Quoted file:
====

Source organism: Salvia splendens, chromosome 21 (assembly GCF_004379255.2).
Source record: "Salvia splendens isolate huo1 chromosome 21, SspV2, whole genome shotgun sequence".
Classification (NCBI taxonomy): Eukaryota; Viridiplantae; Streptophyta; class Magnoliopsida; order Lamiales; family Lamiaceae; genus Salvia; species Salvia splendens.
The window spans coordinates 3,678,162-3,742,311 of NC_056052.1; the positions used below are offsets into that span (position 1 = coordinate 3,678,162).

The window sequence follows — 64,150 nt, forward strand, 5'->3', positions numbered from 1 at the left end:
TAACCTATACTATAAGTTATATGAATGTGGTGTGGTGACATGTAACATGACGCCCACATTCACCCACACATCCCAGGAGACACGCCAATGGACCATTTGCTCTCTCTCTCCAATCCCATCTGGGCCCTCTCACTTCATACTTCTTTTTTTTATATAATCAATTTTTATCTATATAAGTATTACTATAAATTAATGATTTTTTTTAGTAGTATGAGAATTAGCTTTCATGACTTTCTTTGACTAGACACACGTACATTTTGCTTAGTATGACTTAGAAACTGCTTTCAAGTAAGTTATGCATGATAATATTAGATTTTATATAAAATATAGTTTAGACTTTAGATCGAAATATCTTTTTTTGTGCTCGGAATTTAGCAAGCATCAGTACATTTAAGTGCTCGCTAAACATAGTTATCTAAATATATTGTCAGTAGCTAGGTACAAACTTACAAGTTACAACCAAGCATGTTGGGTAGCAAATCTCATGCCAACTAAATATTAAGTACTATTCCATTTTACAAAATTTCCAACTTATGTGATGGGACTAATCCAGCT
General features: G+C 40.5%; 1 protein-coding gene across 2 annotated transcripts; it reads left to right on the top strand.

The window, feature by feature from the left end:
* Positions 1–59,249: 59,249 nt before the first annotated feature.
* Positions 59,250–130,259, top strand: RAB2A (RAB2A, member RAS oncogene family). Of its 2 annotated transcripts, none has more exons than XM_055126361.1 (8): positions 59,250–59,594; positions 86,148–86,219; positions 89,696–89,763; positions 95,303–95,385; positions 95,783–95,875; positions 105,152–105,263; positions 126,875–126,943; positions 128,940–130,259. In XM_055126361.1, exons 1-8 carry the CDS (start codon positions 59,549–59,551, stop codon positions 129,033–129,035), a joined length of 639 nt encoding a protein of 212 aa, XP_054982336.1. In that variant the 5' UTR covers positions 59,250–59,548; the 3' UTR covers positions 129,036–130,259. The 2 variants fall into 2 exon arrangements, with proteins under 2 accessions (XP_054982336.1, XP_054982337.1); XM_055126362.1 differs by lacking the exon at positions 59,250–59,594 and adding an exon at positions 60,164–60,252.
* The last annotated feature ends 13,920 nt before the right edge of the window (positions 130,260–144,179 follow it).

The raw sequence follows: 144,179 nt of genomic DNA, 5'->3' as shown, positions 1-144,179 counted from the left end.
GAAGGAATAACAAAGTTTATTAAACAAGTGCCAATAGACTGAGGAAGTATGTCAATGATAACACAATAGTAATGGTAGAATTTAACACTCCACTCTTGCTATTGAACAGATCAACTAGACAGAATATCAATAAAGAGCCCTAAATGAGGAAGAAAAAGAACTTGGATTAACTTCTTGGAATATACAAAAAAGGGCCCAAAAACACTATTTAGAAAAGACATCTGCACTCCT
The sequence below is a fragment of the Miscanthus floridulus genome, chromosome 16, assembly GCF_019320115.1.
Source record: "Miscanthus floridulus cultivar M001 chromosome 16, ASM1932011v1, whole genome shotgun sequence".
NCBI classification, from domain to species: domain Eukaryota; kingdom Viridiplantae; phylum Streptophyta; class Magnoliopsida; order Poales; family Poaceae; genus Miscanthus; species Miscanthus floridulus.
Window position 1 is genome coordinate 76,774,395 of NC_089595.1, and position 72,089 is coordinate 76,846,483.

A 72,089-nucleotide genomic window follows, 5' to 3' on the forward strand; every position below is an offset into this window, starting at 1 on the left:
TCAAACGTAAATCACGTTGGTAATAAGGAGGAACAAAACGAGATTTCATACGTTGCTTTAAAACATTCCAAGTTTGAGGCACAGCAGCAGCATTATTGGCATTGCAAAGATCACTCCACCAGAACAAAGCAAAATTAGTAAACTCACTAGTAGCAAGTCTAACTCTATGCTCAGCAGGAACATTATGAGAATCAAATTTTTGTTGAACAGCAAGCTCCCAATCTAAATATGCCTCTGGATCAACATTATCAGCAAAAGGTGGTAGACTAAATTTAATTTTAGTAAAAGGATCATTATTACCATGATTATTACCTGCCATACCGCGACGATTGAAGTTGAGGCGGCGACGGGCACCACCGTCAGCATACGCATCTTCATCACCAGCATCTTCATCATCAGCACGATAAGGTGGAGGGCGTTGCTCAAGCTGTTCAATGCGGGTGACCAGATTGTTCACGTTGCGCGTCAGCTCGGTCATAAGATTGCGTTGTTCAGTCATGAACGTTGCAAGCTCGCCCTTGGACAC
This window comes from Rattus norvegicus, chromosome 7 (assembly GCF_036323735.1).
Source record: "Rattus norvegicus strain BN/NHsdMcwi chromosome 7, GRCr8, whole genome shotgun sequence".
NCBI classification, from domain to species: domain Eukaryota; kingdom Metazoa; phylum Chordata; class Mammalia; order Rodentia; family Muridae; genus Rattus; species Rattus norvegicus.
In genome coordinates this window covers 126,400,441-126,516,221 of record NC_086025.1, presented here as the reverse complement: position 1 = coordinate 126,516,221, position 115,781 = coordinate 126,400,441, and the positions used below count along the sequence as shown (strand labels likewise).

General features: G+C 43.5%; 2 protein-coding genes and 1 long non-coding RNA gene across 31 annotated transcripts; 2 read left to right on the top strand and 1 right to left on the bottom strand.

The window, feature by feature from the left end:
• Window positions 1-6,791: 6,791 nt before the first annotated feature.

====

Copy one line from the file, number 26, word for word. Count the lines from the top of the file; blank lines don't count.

• Window positions 1-6,791: 6,791 nt before the first annotated feature.